Food Pantry is operating an online ordering/no-contact pick up service due to the building closures as a result of COVID-19. order available food, toiletries, paper goods, school supplies, etc. When your order is fulfilled and ready for pickup you will receive an email regarding when and where to pick up your bagged items.
Health Services is providing telehealth services via HIPAA compliant Zoom. Please call 978-934-6800, Monday-Friday to make an appointment. When requesting an appointment, please provide your name, student ID number and a phone number where you are able to receive and retrieve messages. Health Services staff will work with students to arrange an in person visit if needed based on the outcome of a telehealth appointment.
Multicultural Affairs is providing services through phone, email, Skype and Zoom, and will offer limited face-to-face service delivery available when it is safe to do so.
Residence Life is open with modified housing occupancy.
Student Affairs Office is open with limited staffing for reception. Meetings, services and events will be virtual.
Student Conduct is providing services through phone, email, Skype and Zoom, and will offer limited face-to-face service delivery available when it is safe to do so.
Student Activities & Leadership is holding a combination of modified in-person and virtual activities crafted with public health guidelines in mind.
Study Abroad will not take place due to worldwide health and travel restrictions. Students interested in study abroad may consult with the Study Abroad office via Zoom.
Support Our Students is providing services through phone, email, Skype and Zoom, and will offer limited face-to-face service delivery available when it is safe to do so.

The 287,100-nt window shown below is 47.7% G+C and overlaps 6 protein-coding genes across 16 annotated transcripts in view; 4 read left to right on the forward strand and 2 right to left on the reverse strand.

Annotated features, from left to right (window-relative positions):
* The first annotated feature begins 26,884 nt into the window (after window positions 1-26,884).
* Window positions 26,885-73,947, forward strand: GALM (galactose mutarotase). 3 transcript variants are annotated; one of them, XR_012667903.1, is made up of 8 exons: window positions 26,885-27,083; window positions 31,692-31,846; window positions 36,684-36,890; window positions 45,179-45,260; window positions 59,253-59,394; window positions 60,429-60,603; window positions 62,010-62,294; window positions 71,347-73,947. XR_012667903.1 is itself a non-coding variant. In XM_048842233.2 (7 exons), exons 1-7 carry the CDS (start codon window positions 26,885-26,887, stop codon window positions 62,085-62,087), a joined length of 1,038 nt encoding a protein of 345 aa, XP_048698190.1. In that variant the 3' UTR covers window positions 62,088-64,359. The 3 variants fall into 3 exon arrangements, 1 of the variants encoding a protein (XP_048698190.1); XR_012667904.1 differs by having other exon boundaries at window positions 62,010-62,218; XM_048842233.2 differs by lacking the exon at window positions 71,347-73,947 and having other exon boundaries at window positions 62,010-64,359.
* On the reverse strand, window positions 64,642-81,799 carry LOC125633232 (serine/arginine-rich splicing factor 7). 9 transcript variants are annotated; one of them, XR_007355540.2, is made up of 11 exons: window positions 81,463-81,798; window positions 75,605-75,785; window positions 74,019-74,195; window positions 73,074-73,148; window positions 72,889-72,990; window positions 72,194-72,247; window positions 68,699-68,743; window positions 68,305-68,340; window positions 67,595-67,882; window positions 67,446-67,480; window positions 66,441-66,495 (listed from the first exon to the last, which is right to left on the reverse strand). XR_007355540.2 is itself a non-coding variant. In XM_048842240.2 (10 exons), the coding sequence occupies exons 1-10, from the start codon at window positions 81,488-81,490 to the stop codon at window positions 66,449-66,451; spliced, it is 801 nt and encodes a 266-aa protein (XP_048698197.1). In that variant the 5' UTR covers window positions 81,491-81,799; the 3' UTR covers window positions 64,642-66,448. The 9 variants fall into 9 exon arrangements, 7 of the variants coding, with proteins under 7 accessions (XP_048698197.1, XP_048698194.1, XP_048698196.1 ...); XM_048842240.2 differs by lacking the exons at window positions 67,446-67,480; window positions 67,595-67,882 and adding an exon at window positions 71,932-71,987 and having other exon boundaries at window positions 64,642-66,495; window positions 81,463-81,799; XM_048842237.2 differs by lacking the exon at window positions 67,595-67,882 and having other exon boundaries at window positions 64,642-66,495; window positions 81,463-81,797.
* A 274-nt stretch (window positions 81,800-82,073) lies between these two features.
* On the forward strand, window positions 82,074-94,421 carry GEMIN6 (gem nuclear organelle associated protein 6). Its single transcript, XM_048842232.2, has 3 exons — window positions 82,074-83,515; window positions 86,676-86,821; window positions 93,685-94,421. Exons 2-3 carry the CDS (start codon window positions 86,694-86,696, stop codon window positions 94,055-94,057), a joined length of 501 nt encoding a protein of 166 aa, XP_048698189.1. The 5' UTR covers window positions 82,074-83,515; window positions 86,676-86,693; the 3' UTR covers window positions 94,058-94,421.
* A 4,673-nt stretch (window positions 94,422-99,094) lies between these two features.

The Solution Center is providing services through phone and email and will offer limited face-to-face service delivery available when it is safe to do so.
UML Police Department provides services 24 hours a day, 7 days a week through phone, email or in person. UMLPD is located in University Crossing on the Salem Street side of the building. UMLPD’s main phone number is 978-934-2398, emergency phone number is 978-934-4411, email is Police@uml.edu.
Veterans Services is providing services through phone, email, Skype and Zoom, and will offer limited face-to-face service delivery available when it is safe to do so.
We know that now is not the time to increase tuition and fees, so we are lowering costs. On July 20, the UMass Board of Trustees voted to freeze tuition for the 2020-2021 academic year to provide financial relief to students and families. In addition, some student fees will be reduced, including a 50 percent reduction in the student activity fee for the fall semester.
Please note that tuition will not be reduced in the event of a conversion to all remote learning. Regardless of delivery mode, UMass Lowell courses are taught by the same highly qualified faculty, are fully accredited and count equally toward degree requirements. The university’s costs to deliver instruction this fall will be greater due to increased technological resources, reduced classroom and residence hall capacity, regular virus testing and additional cleaning services across campus. Students will be provided the same resources and support services such as academic advising, regardless of modality.